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Ludwig van Beethoven

Klemperer’s ‘Fidelio’, Covent Garden 1961

1961. Royal Opera House, London
Sir David Webster lured Klemperer back to the opera house in 1961 with an epic rendition of 'Fidelio', with Sena Jurinac and Jon Vickers.
Composer Ludwig van Beethoven
Conductor Otto Klemperer
Singers Sena Jurinac, Jon Vickers
Ensemble Covent Garden Opera
Genre Opera


Otto Klemperer was a revered figure during the 1950s in London, where his
concerts at the Royal Festival Hall and recordings with the Philharmonia
Orchestra under the direction of Walter Legge became legendary, especially
his Beethoven cycles which set a gold standard for all time. But he had not
conducted opera since his three-year tenure at Hungarian State Opera in post-
war Budapest between 1947 and 1950. So, it was a significant coup for David
Webster to lure him to direct a production for the still young Covent Garden
Opera. Negotiations began as early as 1957, when several operas were
mooted before fixing on the natural choice of Fidelio. By 1959, Sena Jurinac,
already acclaimed for her Mozart at Glyndebourne, had become a Covent
Garden favourite as Butterly and Octavian and was interested in taking on
Leonore for the first time in that theatre, on condition that she was given a
new production and either Klemperer or Karajan as conductor. Thus, the
essential ingredients were in place for what was to become one of the
company’s greatest triumphs in February and March 1961.

Klemperer insisted on staging the production himself, with discreet assistance
from staff director Christopher West, in spacious and traditional sets by the
experienced German designer Hainer Hill. In his pre-war years, most notably
during his directorship of the Kroll Opera in Berlin between 1928 and 1931,
Klemperer was regarded as an iconoclast, programming new work by
Stravinsky, Schoenberg, Hindemith and Janáček and commissioning radical
productions of repertory operas including Fidelio, Don Giovanni and a mould-
breaking Flying Dutchman which anticipated the revolution wrought by
Wieland Wagner at post-war Bayreuth. The 1961 Fidelio did not aspire to be
revolutionary, but it was carefully rehearsed and utterly authentic. I saw it on
4 March 1961 and again, when revived, on 9 April 1962, and still recall the
chilling conclusion to Act 1, when Jurinac as Leonore returned to the stage with
the shovel which foreshadowed the grave digging of Act 2 and confronted
Hans Hotter’s terrifying Pizarro with quiet determination. Also unforgettable
was the Rocco of Gottlob Frick, so natural in his spoken as well as sung
delivery, only dropping his guard as a professional gaoler at the moment of
release after the off-stage trumpet (played by the future conductor Elgar
Howarth, who once told me it was a defining experience in his life) with the
outburst: ‘Gelobt sei Gott! Wir kommen, ja, wir kommen augenblicklich! Und
diese Leute mit Fackeln solten heruntersteigen und der Herrn Gouverneur

If you wished to define architecture in music, you might use Klemperer’s
Fidelio as a test case. The ominous timpani in the overture are the only hint to
expect more than the light Singspiel opening scene. The hushed strings of the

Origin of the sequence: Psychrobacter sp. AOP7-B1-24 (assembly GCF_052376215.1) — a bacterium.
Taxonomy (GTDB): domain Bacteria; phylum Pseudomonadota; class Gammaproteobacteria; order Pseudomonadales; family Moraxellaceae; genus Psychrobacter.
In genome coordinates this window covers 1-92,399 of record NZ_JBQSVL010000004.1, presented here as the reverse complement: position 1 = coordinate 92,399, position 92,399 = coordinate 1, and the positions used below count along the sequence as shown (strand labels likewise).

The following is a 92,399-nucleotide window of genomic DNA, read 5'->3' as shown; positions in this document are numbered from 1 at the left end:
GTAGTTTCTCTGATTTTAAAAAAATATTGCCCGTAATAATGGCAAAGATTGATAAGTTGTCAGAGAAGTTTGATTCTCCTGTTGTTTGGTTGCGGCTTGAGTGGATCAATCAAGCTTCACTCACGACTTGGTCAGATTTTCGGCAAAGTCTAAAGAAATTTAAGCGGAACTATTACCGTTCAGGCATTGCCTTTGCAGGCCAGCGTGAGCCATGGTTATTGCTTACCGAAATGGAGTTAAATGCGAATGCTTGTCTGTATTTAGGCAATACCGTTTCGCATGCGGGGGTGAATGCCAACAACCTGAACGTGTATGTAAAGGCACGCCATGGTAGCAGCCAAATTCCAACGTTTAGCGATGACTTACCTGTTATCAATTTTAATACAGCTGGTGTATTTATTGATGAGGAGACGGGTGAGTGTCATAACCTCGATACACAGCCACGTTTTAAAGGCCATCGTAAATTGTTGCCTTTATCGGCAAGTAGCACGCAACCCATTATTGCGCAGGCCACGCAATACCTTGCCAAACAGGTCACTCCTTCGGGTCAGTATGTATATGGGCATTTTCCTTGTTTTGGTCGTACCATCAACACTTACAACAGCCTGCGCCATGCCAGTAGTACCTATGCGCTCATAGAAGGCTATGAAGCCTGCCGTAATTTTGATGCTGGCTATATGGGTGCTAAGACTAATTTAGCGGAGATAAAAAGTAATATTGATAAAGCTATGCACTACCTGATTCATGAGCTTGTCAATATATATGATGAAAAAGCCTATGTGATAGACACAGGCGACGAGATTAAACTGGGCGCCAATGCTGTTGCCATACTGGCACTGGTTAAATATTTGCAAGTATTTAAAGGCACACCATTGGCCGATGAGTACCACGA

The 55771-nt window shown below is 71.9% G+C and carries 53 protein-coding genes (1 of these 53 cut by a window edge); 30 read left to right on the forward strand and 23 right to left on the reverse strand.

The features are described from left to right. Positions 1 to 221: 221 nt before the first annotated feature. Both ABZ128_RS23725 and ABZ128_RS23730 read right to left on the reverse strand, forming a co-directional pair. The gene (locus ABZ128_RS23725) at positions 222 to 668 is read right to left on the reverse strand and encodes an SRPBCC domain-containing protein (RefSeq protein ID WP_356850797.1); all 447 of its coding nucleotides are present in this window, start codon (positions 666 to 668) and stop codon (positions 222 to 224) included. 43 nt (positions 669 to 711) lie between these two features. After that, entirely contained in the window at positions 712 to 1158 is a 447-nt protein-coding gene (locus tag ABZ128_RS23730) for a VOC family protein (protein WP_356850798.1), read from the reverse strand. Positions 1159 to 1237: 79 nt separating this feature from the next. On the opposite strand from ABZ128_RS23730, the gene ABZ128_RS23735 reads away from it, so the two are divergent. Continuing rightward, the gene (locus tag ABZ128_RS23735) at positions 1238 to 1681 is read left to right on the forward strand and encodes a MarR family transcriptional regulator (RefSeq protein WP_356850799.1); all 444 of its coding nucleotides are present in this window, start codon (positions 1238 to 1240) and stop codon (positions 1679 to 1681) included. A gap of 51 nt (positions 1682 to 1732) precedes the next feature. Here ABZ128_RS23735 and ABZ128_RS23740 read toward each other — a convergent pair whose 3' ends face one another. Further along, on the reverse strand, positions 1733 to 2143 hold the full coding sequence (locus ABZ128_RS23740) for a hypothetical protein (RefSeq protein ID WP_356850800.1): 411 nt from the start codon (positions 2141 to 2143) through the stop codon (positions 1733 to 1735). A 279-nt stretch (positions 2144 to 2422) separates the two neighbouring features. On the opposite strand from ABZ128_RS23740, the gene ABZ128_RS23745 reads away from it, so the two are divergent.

canon quartet ‘Mir ist so wunderbar’ announce a different, mystical world.
Rocco’s gold aria remains light-footed, though Frick’s warm bass humanises it;
but Leonore’s first solo entry in the subsequent trio, ‘Ich habe Mut’, tightens
the tension. More foreboding timpani in the interlude march precede the
explosive fury of Pizarro’s ‘Ha, welch ein Augenblick’, and from there on the
musical narrative drives inexorably to the end of the act. Florestan’s dungeon
inhabits another, darker world, its emptiness pierced by Jon Vickers’s
elemental cry of ‘Gott! Welch Dunkel hier’. Klemperer prized the melodrama
for Rocco and Fidelio, so sensitively spoken by Frick and Jurinac, but he claimed
that the quartet from Pizarro’s arrival, ‘Er sterbe’, to Leonore’s unmasking,
‘Töt’ erst sein Weib!’, was the most dramatic music in all opera, outranking all
Wagner. But, for building a great musical arch, nothing compares with his
handling of the finale, which Klemperer saw as the embodiment of ‘Das Prinzip
Hoffnung’, the principle of hope which was the subject of the Marxist
philosopher Ernst Bloch’s treatise published during the 1950s. The summit of
his performance is the great ensemble ‘O Gott! O welch’ ein Augenblick’, its
beginning gloriously launched by Jurinac, but reaching incandescence when
the chorus and horns join in to construct the rainbow which links individuals
with humanity in Beethoven’s utopian vision.

Klemperer returned to Covent Garden for one last series of performances in
1969, with the mesmeric Anja Silja as Leonore. I was working there in a junior
capacity at the time and attended some rehearsals as well as four of the
performances. I recall his concern was for the spoken dialogue as much as for
the music, and his delight at Silja’s startling delivery of phrases like ‘Zwei
Jahre!’ It also struck me that only someone who had endured the ravages of
war and tyranny, as Klemperer had in 1930s Germany, was able fully to
embrace what Freedom meant.

Nicholas Payne
June 2024

Ludwig van Beethoven (1770 – 1827)


Track 1: Act 1, Scene 1

Track 2: Act 1, Scene 2

Track 3: Act 2

This recording was taken from a radio relay from the Royal Opera House on 7 March 1961.

The recording is from the Tolansky/Tschaikov Collection at Music Preserved.

  • Sena Jurinac
  • Jon Vickers
  • Hans Hotter
    Don Pizarro
  • Gottlob Frick
  • John Dobson
  • Elsie Morrison
  • Forbes Robinson
    Don Fernando
  • Joseph Ward
    First Minister
  • Victor Godfrey
    Second Prisoner
  • The Covent Garden Opera Chorus
  • The Covent Garden Opera Orchestra
  • Otto Klemperer

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